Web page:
Guardrails for the Payment Ecosystem

Guardrails for the Payment Ecosystem
By introducing card-on-file tokenisation, the RBI has sought to strike a balance between the protection of financial data and the ease of online card payments.

With the aim of ensuring seamless payments on digital platforms, the Reserve Bank of India (RBI) has enhanced the scope of card tokenisation. According to an official statement published on September 7, 2021, the existing ‘device-based tokenisation’ framework will be extended to include ‘card-on-file tokenisation’, with authorised card issuers acting as token service providers. In other words, payment information can now be stored for recurring use in the form of tokens without compromising the security of card data. 

Background

Envisaged as a mechanism for protecting sensitive cardholder data, ‘tokenisation’ is the replacement of actual card details with an anonymised set of characters. It was originally introduced in 2001 by ‘TrustCommerce’ – a company providing electronic payment processing and security services.

As can be recalled, the U.S.-based firm had developed a digital tokenisation system that allowed consumers to use a randomised number instead of the primary account information to process payments on merchant websites. This ensured that the system was not susceptible to data breaches by malicious actors.

Later, the tokenisation mechanism was extended to card data by other payment gateway companies like Shift4 Corporation. It was eventually released to the public during an industry Security Summit in Nevada in 2005.

Guardrails-for-the-Payment-Ecosystem

Analysis

Today, tokenisation is embraced as an effective solution that ensures the safety and security of financial data. An advanced algorithm is employed to generate a token reference number that corresponds to the actual card value. The alphanumeric cipher is then used in point of sale (PoS) terminals, payment gateways or quick response (QR) code payment systems while conducting online transactions. Other than the cardholder, no entity can reverse-engineer the token to find the actual card number, rendering it difficult for hackers to intercept payment details.

With an exponential increase in cybercrimes, the Indian Central Bank has been pushing for stringent tokenisation rules. In 2019, it had issued guidelines permitting authorised card networks to offer tokenisation services to debit, credit and prepaid cardholders. Following this, in March 2020, the RBI tightened its security rules by stipulating that authorised payment aggregators and the merchants onboarded by them could not store actual card data. When read together, these two provisions sought to safeguard customer data against frequent data breach cases in tech companies.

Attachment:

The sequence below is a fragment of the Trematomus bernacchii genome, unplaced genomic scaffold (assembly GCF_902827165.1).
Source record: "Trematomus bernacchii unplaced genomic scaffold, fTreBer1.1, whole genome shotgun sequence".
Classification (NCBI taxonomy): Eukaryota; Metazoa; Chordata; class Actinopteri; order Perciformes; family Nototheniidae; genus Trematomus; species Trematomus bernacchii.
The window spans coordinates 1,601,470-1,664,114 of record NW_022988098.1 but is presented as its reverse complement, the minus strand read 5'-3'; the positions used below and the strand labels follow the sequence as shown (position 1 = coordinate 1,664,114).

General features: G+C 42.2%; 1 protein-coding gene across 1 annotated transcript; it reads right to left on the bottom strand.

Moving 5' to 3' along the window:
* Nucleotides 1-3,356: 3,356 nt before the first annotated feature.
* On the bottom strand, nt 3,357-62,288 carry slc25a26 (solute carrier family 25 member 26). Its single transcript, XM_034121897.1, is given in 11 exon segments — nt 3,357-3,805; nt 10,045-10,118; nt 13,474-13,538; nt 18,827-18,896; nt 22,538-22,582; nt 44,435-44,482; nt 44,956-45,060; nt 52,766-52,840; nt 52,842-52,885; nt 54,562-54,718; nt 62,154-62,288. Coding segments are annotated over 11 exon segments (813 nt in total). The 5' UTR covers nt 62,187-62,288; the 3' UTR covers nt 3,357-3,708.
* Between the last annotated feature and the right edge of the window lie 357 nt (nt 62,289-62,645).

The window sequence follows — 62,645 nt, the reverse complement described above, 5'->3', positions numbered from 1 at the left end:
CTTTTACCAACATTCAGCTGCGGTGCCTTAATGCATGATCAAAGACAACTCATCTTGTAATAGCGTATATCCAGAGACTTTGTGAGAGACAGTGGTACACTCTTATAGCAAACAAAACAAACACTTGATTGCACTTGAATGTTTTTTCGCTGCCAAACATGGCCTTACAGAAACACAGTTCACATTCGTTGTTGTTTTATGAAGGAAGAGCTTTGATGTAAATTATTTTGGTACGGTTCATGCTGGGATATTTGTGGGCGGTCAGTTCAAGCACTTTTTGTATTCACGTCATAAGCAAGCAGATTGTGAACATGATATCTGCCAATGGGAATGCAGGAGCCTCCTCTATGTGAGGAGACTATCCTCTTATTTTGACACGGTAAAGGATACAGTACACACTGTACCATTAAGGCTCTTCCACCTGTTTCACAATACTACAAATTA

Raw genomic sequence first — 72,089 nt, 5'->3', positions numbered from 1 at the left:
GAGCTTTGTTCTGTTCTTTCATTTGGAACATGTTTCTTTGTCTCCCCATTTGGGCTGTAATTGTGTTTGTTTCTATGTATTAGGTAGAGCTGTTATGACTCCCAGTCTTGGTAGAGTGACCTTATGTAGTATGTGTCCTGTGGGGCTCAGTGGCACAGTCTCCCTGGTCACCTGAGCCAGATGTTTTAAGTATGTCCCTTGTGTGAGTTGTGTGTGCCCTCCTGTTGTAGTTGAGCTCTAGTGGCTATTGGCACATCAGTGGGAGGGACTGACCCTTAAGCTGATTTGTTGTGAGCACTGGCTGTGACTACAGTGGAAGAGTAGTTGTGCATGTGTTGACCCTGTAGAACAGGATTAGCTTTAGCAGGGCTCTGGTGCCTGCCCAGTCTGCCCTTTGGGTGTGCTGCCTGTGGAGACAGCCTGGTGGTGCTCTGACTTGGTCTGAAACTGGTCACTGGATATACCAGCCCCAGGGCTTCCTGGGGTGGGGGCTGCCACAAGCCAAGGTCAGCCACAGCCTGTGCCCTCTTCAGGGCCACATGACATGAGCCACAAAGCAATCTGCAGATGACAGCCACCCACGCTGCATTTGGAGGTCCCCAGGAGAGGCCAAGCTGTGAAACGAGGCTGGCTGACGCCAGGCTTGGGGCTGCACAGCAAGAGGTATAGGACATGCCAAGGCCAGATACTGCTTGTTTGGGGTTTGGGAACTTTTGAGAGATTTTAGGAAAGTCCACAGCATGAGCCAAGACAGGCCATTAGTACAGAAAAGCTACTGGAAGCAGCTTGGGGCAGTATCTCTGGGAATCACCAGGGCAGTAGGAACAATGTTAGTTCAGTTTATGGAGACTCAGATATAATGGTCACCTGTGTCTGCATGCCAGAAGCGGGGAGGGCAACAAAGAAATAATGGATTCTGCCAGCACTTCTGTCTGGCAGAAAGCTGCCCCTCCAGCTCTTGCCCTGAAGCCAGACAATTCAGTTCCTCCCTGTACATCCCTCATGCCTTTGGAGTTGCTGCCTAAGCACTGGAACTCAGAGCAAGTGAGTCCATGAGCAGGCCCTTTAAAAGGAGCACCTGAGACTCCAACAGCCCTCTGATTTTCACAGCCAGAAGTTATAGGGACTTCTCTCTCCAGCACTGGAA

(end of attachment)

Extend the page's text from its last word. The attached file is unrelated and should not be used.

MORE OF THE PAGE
The tokenisation facility was initially restricted to payment devices like mobile phones and tablets. This was later extended to laptops, desktops, wearables (wrist watches, bands etc.) and the Internet of Things (IoT). Despite this enhanced scope, however, a device-based framework was viewed to be too restrictive by e-commerce players, as merchants and payment aggregators could not provide platform-agnostic tokenisation services. Moreover, the inability to store card details could potentially affect the payment experience of users, as they would have to type in their card information for every recurring transaction.

Taking all these factors into account, the RBI has now reviewed its tokenisation framework. As per the September 2021 circular, entities in the card transaction/payment chain are still required to purge the card data that was previously stored by them. However, ‘card-on-file tokenisation’ has been permitted, whereby merchant outlets, payment aggregators and payment gateway providers can save limited data like the card number or UPI handle for recurring transactions.

For instance, the circular allows the relevant entities to retain the last four digits of the actual card number as well as the card issuer’s name, in compliance with applicable standards. At the same time, tokenisation will ensure that the merchant's database contains randomised alpha-numeric values, as opposed to the original card details. This mechanism strikes a balance between ‘ease of payments’ and ‘protection of consumer data’.

Assessment

  • With an unprecedented surge in e-commerce transactions and digital payments, multiple jurisdictions are contemplating a highly regulated tokenisation landscape. Any solution that guarantees the safety of financial data without inconveniencing customers will prove to be sustainable in the long run.
  • Given that card-on-file tokenisation supports recurring use cases, industry associations, payments gateways and e-commerce players are likely to prefer it over device-based tokenisation. At the end of the day, however, the success of this mechanism will be predicated on an integrated ecosystem that facilitates interoperability between different service providers.

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